Who was Homer? - Ancient Greek poet
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Who was Homer?

men cheering a race from the stands
Cup by Sophilos, showing a race from the Iliad
(as the inscription says - Athens, ca. 570 BC)

To the classical Greeks, Homer's epics played very much the same role that the Bible plays for a lot of people today. People memorized big chunks of Homer's writings in school, and they repeated bits of it in order to convince other people to do something or think something.
Homer lived around 700 BC, in the Archaic period in Greece. Nobody knows where in Greece he lived. People said he was blind, but poets were often said to have been blind, so this might not be true (people say poets are blind because they think that being blind helps the poets to "see" things other people can't, like to know what the gods are doing).

When Homer was born, the Greeks had just recently learned how to use the alphabet from the Phoenicians or Carthaginians. Homer used the alphabet to write down two long epic poems called the Iliad and the Odyssey. Probably Homer didn't make up these stories, or even the words, himself. Poets or bards had been going around Greece telling these stories (and probably accompanying themselves on the lyre) for hundreds of years already. But Homer wrote them down, and gave them their final form. Probably he also did a lot of work on them, to make them as good as they are.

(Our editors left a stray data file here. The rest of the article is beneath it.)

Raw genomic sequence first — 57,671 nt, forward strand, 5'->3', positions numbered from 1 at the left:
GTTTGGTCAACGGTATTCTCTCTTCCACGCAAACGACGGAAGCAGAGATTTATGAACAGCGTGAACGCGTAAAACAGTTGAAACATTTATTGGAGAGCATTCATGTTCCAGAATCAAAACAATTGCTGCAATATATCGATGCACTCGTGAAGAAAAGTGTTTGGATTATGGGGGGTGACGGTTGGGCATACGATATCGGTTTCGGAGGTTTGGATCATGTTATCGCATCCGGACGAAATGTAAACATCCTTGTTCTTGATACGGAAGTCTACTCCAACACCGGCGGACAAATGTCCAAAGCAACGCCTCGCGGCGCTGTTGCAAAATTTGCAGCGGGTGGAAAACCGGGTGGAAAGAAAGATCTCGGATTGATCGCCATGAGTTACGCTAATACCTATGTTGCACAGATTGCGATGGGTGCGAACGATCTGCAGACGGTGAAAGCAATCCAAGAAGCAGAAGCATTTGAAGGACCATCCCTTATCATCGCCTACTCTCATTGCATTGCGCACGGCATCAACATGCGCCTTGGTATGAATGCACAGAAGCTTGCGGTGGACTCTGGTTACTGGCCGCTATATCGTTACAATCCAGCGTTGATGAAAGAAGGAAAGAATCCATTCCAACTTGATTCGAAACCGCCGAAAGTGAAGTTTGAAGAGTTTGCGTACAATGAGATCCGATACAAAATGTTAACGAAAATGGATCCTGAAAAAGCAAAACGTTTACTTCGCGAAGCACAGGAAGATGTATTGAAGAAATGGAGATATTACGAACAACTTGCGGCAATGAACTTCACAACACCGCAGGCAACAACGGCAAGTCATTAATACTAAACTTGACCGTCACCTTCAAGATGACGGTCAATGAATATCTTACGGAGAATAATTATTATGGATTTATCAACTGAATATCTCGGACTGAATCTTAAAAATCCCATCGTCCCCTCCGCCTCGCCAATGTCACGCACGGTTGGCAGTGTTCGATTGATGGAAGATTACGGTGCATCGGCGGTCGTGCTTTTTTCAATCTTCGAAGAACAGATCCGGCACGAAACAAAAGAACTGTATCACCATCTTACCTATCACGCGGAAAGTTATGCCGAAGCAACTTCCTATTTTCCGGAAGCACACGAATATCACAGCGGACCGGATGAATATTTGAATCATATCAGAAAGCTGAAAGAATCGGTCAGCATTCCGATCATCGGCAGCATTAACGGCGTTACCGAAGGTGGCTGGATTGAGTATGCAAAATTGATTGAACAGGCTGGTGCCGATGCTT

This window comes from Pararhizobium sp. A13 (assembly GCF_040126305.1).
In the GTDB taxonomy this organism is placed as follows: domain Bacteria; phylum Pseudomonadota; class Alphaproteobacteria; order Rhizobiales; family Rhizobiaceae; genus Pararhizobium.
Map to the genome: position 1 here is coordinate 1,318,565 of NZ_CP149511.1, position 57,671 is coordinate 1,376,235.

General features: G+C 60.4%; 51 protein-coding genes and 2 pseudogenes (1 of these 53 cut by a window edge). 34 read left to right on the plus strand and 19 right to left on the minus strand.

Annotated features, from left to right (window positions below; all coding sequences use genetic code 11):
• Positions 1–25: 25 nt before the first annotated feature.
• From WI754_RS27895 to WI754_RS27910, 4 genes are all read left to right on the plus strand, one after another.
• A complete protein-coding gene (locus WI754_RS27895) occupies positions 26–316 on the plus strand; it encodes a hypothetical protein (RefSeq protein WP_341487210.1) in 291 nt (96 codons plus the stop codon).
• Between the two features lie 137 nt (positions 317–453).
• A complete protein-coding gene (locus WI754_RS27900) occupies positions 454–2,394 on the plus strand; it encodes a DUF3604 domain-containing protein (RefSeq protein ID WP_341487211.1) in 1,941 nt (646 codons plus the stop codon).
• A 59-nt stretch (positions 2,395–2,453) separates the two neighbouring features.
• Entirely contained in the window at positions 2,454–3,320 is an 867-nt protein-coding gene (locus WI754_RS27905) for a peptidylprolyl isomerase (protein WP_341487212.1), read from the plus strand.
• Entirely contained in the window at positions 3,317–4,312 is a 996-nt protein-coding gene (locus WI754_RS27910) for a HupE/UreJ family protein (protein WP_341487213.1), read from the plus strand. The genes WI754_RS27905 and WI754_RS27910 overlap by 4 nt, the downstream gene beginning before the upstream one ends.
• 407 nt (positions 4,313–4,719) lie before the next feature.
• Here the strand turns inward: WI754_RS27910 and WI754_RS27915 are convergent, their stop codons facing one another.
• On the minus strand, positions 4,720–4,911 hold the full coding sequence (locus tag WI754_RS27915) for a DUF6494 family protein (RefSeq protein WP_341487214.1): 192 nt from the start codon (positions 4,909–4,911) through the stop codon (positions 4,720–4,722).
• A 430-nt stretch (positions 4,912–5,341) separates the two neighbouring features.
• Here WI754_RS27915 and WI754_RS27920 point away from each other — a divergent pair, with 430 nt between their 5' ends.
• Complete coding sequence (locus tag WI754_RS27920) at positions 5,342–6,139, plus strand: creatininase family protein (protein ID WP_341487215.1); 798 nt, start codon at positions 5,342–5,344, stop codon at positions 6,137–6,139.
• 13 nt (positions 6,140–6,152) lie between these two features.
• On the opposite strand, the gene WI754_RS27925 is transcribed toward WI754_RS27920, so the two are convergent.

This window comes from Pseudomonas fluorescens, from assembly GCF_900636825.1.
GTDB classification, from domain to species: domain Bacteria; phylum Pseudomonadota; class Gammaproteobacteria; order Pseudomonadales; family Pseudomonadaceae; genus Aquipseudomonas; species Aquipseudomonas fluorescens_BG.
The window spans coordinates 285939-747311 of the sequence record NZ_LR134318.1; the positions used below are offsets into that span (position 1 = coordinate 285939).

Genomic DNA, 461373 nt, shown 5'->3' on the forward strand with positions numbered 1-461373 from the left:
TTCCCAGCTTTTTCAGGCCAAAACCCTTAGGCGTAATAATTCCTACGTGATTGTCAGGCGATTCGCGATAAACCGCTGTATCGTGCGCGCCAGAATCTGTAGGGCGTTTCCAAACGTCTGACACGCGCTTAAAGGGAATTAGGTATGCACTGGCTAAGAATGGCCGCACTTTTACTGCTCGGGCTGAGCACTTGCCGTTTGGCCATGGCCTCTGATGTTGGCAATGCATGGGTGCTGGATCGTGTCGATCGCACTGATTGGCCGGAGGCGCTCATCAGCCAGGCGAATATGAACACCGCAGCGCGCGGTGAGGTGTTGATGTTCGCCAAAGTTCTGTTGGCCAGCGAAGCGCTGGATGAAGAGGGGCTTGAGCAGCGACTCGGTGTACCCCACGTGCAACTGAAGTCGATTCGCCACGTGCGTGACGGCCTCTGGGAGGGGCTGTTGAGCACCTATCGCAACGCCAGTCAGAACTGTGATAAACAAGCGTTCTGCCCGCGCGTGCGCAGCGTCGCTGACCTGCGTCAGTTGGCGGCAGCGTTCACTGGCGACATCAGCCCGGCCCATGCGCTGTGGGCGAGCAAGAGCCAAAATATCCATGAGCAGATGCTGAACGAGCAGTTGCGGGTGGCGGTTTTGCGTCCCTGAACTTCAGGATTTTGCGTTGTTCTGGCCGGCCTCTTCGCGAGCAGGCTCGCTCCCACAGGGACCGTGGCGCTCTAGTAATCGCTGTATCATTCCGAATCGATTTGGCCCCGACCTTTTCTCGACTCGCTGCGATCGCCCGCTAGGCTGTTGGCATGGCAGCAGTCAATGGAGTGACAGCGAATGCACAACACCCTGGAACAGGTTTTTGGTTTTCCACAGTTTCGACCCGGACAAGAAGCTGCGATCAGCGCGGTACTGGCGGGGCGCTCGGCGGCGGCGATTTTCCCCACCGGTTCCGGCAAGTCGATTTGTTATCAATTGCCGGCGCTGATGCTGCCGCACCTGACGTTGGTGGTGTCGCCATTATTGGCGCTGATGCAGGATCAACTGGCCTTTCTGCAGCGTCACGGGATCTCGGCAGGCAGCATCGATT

Learn by doing: make a Greek lyre
More about the Iliad

Bibliography and further reading about Homer:

The Life and Times of Homer, by Kathleen Tracy (2004). Easy reading.

The Iliad of Homer (Oxford Myths and Legends), by Barbara Leonie Picard. A retelling of the story.

The Odyssey of Homer (Oxford Myths and Legends), by Barbara Leonie Picard.

Approaches to Teaching Homer's Iliad and Odyssey, by Kostas Myrsiades (1987).

The World of Odysseus, by Moses Finley and Bernard Knox (1954). A standard for anyone interested in Homer.

More about the Iliad
More about the Odyssey
Ancient Greece
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Professor Carr

Karen Eva Carr, PhD.
Assoc. Professor Emerita, History
Portland State University

Professor Carr holds a B.A. with high honors from Cornell University in classics and archaeology, and her M.A. and PhD. from the University of Michigan in Classical Art and Archaeology. She has excavated in Scotland, Cyprus, Greece, Israel, and Tunisia, and she has been teaching history to university students for a very long time.

Professor Carr's PSU page

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